Like No Other People, Jews Remain Rooted in Their Past

None of the great Jewish arguments that raged in the 19th century—tradition versus modernity, secularism versus religion, nationalism versus universalism—is over with.

May 31, 2016 | Hillel Halkin
About the author: Hillel Halkin’s books include Yehuda HaleviAcross the Sabbath RiverMelisande: What are Dreams? (a novel), Jabotinsky: A Life (2014), and, most recently, After One-Hundred-and-Twenty (Princeton). 
This is a response to Where Is the Jews’ Homeland?, originally published in Mosaic in May 2016

Jews praying at the Western Wall in the 19th century.

I thank Alan Mintz, Lewis Glinert, and Dara Horn for their appreciative remarks on my essay, “Where Is the Jews’ Homeland?

I am especially pleased by the attention they have paid to the matter of translation. As the series of essays about Hebrew writers that I have been publishing in Mosaic has progressed, I have come to regard its translated excerpts as at least as important as (to use Alan Mintz’s words) “what a critic or scholar” (in this case, me) “has to say about them.” Authors like Joseph Perl, Avraham Mapu, Peretz Smolenskin, and now Yehudah Leib Gordon have either not been translated into English at all or been translated badly, often by academicians writing about their work; yet nothing stated about this work, no matter how cogent, can convey its qualities as can even a small but well-translated sample. In writing my current essay, for example, I was helped by Michael Stanislawski’s outstanding biography of Gordon, For Whom Do I Toil? Yet Stanislawki’s many translations of Gordon’s Hebrew verse, while providing the English reader with an accurate notion of its ideational and emotional content, impart no sense of what it is actually like. Gordon the man comes through to us. Gordon the poet does not.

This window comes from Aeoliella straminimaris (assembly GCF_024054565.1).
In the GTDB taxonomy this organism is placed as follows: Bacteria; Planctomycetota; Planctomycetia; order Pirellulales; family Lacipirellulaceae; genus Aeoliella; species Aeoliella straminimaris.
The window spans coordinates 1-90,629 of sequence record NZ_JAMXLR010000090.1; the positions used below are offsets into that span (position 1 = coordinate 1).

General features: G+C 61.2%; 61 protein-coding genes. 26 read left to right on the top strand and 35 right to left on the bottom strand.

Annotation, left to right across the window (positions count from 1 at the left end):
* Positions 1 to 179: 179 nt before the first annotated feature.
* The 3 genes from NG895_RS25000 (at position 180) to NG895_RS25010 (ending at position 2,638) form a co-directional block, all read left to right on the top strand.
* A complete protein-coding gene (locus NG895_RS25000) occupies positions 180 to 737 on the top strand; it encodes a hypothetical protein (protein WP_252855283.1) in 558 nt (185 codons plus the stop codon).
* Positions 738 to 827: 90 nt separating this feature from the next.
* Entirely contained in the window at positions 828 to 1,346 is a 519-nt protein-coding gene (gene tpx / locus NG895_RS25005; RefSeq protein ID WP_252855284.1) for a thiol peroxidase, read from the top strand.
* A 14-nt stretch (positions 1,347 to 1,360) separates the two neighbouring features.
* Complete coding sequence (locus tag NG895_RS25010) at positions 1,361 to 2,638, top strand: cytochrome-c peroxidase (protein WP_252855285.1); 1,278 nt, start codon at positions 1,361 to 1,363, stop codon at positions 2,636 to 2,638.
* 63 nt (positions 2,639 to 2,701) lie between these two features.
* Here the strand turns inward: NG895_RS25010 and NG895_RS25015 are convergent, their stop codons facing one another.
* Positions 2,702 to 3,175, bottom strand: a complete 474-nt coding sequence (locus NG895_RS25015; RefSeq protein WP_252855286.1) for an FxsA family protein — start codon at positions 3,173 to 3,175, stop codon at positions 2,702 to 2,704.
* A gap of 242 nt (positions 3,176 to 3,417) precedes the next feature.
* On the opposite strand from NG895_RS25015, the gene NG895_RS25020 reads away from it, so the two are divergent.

By any reasonable standard, Gordon was a minor poet. He was, though, a skillful one, whose verse can be read with enjoyment in Hebrew to this day and—as I hope I have demonstrated—in English, too, when translated sensitively. If he was universally regarded as 19th-century Hebrew literature’s best poet, this was simply because there was none better. One might compare him in this respect to Longfellow, who was widely regarded by his American countrymen in a similar light. Although Longfellow can also still be read with pleasure, even if hardly anyone does so any more, 19th-century American poetry for us today is Dickinson and Whitman. And yet Dickinson and Whitman were solitary figures, not part of the literary culture of their day, which failed to give them their due. Subtract them, and Longfellow (unless one prefers Poe) remains the best of his age.

Nineteenth-century Hebrew literature had no Dickinson or Whitman. Nor could it have had. Unlike the Longfellow of Hiawatha or the Poe of Annabel Lee, Dickinson and Whitman’s genius is unimaginable without the vernacular American English that nurtured it. That the lack of a vernacular made the writing of truly great Hebrew literature all but impossible in the 19th century is a point I have made in these essays more than once. Yet I have also pointed out that, itself acutely aware of this deficiency, Hebrew literature steadily groped in the course of the century toward the simulacrum of a vernacular out of which a real vernacular was soon to evolve. One sees this in Perl, in Smolenskin, in Gordon (even more in his essays and correspondence than in his poetry), and in other Hebrew writers of the age.